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FR ACU Trouser Product Improvement Program Update

Originally called the Army Combat Pant and for a short period referred to as the Fire Resistant Ruggedized Pant, the program has transformed into the FR ACU Trouser Product Improvement Program. Ultimately, what this means is that PEO-Soldier is working hard to transform the FR ACU into an even more combat focused garment rather than developing yet another garment.

ACU Trouser Product Improvement Program

In an interview yesterday with LTC Mike Sloane, Product Manager Soldier Clothing and Individual Equipment, his Deputy PM Mr Todd Wendt, Mr Jeff Myrhe, Assistant Product Manager w/in PM SCIE and Mr Jed Watkins, Contract Support we discussed the latest information on this exciting project.

In addition to name changes, there have been some big changes in the goal of the project. But first let’s delve into the history of the project and then find out where it is going.

PEO Soldier identified issues with the seat, crotch, and knees of the ACU trouser based on feedback from Soldiers returning from theater. Specifically, in fall 2007, elements of the 173rd Airborne Brigade presented PEO Soldier with information describing failures of the ACU trouser and they began a full court press to correct these issues. Natick Soldier Research, Development & Engineering Center and industry partners prepared several solutions.

The evaluation process for these solutions is a journey that began in FY 2008 and will be completed later this year. In April 2008, seven variants of the trouser were issued to units in Hawaii, Alaska, and Vermont for a limited user evaluation. Unfortunately, none of the seven variants completely addressed the failures, but did provide valuable information for further improvements.

Massif Mountain Gear and Crye Precision collaborated on the next step, which resulted in the Massif Army Combat Pant Version 4.0A, which employed various weights of Defender M fabric and Defender M stretch fabric to make the seat and crotch more durable. At the same time, Crye Precision’s adjustable-height, integrated hard-shell knee pad design greatly improved the durability of the knee, providing greater protection to the Soldier. This feature in particular has been the most important solution in the project. External knee pads require constant adjustment and lightweight pads slipped into the knee pad slot of the trouser result in extra abrasion and worn knees.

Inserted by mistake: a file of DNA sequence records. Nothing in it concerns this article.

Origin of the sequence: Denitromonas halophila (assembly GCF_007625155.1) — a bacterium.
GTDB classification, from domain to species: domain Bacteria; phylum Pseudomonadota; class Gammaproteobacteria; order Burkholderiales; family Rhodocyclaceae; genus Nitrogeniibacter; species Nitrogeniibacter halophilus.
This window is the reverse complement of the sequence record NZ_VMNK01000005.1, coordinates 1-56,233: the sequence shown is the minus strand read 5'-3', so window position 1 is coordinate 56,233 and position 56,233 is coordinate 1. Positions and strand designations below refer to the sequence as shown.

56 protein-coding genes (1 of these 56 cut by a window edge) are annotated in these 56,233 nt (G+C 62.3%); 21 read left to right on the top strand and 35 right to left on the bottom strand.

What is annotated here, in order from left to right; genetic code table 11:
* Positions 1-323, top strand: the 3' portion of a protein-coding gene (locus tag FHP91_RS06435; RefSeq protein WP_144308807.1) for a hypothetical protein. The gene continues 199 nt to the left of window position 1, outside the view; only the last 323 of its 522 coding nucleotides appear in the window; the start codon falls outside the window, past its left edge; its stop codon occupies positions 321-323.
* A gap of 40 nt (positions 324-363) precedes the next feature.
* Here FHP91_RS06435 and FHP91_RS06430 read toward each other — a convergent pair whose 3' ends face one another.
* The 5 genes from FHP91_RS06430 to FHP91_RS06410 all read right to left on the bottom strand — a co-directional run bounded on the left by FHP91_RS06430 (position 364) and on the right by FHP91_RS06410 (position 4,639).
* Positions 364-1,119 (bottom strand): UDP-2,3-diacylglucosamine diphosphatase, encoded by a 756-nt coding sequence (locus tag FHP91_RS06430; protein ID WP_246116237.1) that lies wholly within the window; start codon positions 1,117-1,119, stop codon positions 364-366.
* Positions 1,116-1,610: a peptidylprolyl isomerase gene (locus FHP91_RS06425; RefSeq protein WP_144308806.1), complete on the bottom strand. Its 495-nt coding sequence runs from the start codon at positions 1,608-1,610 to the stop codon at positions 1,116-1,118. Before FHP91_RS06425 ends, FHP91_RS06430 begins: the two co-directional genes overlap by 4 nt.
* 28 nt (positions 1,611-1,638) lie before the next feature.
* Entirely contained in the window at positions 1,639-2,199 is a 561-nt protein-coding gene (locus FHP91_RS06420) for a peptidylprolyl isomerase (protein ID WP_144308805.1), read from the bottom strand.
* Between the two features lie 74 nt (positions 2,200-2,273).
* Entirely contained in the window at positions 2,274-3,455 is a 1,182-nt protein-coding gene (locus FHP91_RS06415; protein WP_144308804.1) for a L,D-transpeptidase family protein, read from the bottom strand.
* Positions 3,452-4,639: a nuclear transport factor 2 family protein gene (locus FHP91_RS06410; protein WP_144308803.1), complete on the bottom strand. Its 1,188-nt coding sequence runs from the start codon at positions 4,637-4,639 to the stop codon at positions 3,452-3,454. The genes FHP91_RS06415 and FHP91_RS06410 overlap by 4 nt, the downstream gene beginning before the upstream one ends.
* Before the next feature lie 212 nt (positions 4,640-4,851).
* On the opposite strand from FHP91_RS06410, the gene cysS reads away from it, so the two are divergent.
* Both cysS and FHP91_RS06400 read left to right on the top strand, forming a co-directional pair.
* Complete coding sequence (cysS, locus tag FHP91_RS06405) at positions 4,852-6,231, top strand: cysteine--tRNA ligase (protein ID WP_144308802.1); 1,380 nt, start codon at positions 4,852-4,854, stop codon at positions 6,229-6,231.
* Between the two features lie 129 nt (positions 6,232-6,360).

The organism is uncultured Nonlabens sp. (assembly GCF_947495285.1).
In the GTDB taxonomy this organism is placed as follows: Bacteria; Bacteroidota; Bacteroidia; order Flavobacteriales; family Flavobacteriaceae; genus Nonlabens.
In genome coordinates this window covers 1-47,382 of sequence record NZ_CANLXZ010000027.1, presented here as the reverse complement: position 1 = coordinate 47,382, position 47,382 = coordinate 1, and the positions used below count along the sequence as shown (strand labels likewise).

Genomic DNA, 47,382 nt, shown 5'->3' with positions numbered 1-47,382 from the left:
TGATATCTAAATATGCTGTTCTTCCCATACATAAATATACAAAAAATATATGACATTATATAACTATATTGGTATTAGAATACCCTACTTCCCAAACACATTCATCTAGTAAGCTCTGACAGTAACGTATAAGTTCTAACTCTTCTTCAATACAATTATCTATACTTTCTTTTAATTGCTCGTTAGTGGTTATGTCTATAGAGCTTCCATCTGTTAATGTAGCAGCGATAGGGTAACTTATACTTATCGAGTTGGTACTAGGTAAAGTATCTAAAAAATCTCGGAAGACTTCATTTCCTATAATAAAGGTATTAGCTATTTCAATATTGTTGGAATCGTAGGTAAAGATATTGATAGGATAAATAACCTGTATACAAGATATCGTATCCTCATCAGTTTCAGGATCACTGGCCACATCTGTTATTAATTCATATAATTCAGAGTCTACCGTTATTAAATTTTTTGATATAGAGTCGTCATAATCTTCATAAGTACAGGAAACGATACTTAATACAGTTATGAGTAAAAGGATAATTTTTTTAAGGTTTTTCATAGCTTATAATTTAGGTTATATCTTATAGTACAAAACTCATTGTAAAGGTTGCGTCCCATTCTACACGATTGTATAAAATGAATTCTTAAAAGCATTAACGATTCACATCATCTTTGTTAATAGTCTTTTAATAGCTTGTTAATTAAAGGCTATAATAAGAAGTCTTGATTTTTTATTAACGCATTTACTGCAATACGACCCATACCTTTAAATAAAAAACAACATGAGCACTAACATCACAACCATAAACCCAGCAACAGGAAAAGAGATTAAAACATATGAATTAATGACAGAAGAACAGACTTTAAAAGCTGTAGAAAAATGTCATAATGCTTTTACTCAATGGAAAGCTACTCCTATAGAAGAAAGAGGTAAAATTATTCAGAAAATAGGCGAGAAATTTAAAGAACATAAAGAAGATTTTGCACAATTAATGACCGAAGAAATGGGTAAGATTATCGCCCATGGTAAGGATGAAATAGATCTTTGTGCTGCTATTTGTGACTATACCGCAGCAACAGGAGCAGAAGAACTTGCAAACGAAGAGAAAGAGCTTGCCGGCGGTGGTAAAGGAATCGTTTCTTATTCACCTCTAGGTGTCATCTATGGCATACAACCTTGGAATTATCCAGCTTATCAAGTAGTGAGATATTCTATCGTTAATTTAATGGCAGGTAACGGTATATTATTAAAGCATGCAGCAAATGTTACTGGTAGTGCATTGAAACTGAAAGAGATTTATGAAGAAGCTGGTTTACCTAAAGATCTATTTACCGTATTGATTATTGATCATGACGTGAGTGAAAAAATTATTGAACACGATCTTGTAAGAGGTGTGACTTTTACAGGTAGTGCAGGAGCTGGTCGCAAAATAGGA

This trouser was evaluated in two phases. Phase I was a human factors evaluation, conducted with 38 Soldiers from the 3d Battalion, 75th Ranger Regiment at Fort Benning from 11 January to 23 February 2009. Phase II involved 222 Soldiers from the 150th Armored Recon Squadron of the West Virginia National Guard, who evaluated the pant for dismounted functionality and vehicle compatibility during pre-deployment training at the National Training Center from 4 March to 2 April 2009.

Based on lessons learned from the previous phases, a new full and open competition was recently held to allow manufacturers to submit their version of the trouser. Five companies competed. Crye Precision won that competition and is producing 7,020 pairs of combat pants. The Crye trouser is a bit of a departure from previous incarnations as they have replaced the mechanical stretch fabric with a gusset design. These will be tested during Phase III of the evaluation. Testing will be conducted beginning in the 2nd quarter of FY10 with an infantry brigade deployed to Operation ENDURING FREEDOM and each Soldier will receive two pairs of the Crye trouser in addition to their normal complement of FR ACUs. This evaluation is more than a simple test and will deliver actual enhanced capability to the Soldiers involved as the enhancements are refinements of earlier solutions.

Additionally, the focus of the evaluation will no longer be to determine user acceptance of the whole garment. Instead, PEO-Soldier wants to determine which features of the garment are most effective in fixing the problem areas. The Infantry School drives requirements and will make the recommendations to the Army Uniform Board as to which improvements will be integrated into FR ACU. The Chief of Staff of the Army is the final approving authority for these modifications.

When asked if there were plans to remove the FR ACU from service and transform to an ACU for garrison use and ACP/ACS combo for combat operations, the answer was a simple “No”. However, PEO-Soldier officials caveated this statement by relating that the FR ACU will undergo a transformation in the future, making it a much different garment than we see today. In the interim, once approved by the CSA, the improvements to the FR ACU will trouser will greatly enhance the capability of our troops operating in Afghanistan and other regions around the world.

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